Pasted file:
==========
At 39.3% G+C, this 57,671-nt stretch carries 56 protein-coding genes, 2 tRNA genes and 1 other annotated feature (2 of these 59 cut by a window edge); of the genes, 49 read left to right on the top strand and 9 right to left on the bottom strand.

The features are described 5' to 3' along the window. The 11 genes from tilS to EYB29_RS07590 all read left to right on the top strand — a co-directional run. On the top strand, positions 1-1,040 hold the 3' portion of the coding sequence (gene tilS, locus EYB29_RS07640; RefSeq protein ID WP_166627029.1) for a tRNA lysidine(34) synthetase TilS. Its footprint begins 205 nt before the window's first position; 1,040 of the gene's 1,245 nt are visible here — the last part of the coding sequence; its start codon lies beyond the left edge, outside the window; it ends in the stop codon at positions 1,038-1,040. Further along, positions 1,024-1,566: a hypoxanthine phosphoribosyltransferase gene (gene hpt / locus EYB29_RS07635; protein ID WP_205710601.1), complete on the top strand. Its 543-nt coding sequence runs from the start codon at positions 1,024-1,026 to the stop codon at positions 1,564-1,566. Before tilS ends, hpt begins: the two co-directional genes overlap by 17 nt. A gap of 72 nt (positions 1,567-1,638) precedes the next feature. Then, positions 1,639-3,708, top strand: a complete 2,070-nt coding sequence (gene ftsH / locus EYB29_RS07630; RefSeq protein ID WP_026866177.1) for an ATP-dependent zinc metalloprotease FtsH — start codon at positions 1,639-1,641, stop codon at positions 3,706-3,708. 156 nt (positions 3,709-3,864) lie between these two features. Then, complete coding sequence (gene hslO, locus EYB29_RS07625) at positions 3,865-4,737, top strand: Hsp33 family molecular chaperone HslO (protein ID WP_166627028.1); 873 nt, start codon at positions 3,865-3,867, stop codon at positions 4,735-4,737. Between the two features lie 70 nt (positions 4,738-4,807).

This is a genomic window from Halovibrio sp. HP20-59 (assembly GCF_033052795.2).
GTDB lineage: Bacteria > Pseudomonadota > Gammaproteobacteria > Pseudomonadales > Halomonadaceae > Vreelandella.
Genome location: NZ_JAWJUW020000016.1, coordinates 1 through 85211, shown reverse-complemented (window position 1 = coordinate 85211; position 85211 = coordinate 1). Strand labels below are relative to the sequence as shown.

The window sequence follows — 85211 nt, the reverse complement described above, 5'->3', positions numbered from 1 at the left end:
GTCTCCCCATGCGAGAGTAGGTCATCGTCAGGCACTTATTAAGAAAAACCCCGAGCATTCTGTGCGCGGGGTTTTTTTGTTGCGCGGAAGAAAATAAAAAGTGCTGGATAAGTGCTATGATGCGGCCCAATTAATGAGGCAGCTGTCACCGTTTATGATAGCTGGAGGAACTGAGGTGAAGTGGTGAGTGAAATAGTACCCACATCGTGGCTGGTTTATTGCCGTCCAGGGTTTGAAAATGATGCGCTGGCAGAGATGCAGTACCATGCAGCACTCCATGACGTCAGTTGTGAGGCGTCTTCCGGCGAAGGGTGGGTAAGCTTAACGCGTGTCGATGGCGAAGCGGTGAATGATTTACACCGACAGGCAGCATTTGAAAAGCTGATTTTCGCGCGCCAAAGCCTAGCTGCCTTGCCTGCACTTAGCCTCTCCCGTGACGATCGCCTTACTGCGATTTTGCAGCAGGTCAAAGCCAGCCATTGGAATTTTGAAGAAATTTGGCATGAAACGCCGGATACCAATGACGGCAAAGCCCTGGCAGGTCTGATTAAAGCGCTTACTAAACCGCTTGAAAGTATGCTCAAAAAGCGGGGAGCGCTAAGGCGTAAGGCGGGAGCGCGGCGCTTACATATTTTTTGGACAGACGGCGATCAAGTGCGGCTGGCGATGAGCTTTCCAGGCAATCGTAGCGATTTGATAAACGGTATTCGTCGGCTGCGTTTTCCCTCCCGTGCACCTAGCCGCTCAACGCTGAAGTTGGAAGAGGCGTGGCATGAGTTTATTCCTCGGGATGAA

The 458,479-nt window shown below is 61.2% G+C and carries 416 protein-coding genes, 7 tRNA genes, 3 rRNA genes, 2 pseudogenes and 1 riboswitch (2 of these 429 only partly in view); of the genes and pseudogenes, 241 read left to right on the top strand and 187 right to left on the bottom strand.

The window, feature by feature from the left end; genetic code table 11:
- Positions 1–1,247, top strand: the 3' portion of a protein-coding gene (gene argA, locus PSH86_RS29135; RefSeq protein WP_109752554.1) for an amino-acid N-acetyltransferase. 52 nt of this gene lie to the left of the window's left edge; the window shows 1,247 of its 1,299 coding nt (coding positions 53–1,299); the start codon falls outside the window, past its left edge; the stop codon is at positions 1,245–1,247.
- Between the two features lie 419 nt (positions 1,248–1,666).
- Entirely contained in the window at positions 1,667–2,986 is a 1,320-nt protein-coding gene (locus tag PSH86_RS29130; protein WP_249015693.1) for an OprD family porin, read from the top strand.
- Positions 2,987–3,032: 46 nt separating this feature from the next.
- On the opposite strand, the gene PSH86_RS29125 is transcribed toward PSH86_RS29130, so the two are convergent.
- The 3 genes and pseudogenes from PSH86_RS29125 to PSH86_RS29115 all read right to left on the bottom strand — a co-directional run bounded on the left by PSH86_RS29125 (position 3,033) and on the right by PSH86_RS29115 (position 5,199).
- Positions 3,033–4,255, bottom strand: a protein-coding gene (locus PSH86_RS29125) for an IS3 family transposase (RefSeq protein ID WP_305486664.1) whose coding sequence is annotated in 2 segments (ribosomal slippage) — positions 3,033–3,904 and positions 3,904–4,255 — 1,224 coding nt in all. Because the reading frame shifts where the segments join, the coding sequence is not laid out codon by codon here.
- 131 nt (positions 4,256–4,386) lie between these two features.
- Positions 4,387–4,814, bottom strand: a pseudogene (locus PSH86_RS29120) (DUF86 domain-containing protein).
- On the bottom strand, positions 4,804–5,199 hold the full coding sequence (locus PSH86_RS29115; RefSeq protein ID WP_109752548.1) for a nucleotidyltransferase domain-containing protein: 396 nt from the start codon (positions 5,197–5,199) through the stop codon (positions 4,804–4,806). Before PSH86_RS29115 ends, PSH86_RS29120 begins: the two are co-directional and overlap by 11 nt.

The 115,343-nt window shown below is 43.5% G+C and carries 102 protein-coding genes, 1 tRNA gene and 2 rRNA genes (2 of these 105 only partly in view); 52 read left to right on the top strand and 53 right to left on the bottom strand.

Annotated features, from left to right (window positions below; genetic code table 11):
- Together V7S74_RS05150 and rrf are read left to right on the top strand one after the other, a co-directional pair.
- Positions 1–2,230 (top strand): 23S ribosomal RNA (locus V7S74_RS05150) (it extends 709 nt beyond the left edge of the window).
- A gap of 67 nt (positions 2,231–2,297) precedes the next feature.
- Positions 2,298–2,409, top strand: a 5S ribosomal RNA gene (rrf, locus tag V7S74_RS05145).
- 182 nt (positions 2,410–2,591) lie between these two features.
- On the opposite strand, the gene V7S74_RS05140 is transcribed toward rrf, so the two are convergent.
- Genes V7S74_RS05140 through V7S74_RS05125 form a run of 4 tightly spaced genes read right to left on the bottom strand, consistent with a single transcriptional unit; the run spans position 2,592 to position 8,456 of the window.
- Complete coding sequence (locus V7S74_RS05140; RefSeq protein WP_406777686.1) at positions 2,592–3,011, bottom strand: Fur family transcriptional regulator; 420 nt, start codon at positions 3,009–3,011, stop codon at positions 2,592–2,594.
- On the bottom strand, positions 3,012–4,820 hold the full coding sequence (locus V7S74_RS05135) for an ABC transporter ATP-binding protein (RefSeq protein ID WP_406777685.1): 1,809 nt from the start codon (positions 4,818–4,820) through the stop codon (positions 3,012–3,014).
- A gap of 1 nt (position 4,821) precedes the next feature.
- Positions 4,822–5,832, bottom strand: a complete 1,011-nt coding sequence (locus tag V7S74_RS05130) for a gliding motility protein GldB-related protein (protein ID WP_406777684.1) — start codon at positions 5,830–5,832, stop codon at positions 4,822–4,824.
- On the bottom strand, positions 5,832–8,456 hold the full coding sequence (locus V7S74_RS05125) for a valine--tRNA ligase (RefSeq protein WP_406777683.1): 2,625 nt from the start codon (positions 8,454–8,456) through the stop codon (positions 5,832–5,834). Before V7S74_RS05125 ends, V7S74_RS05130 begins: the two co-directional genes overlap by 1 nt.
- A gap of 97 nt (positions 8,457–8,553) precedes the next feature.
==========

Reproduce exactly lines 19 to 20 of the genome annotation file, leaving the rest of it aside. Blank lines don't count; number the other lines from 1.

- On the bottom strand, positions 4,804–5,199 hold the full coding sequence (locus PSH86_RS29115; RefSeq protein ID WP_109752548.1) for a nucleotidyltransferase domain-containing protein: 396 nt from the start codon (positions 5,197–5,199) through the stop codon (positions 4,804–4,806). Before PSH86_RS29115 ends, PSH86_RS29120 begins: the two are co-directional and overlap by 11 nt.

The 115,343-nt window shown below is 43.5% G+C and carries 102 protein-coding genes, 1 tRNA gene and 2 rRNA genes (2 of these 105 only partly in view); 52 read left to right on the top strand and 53 right to left on the bottom strand.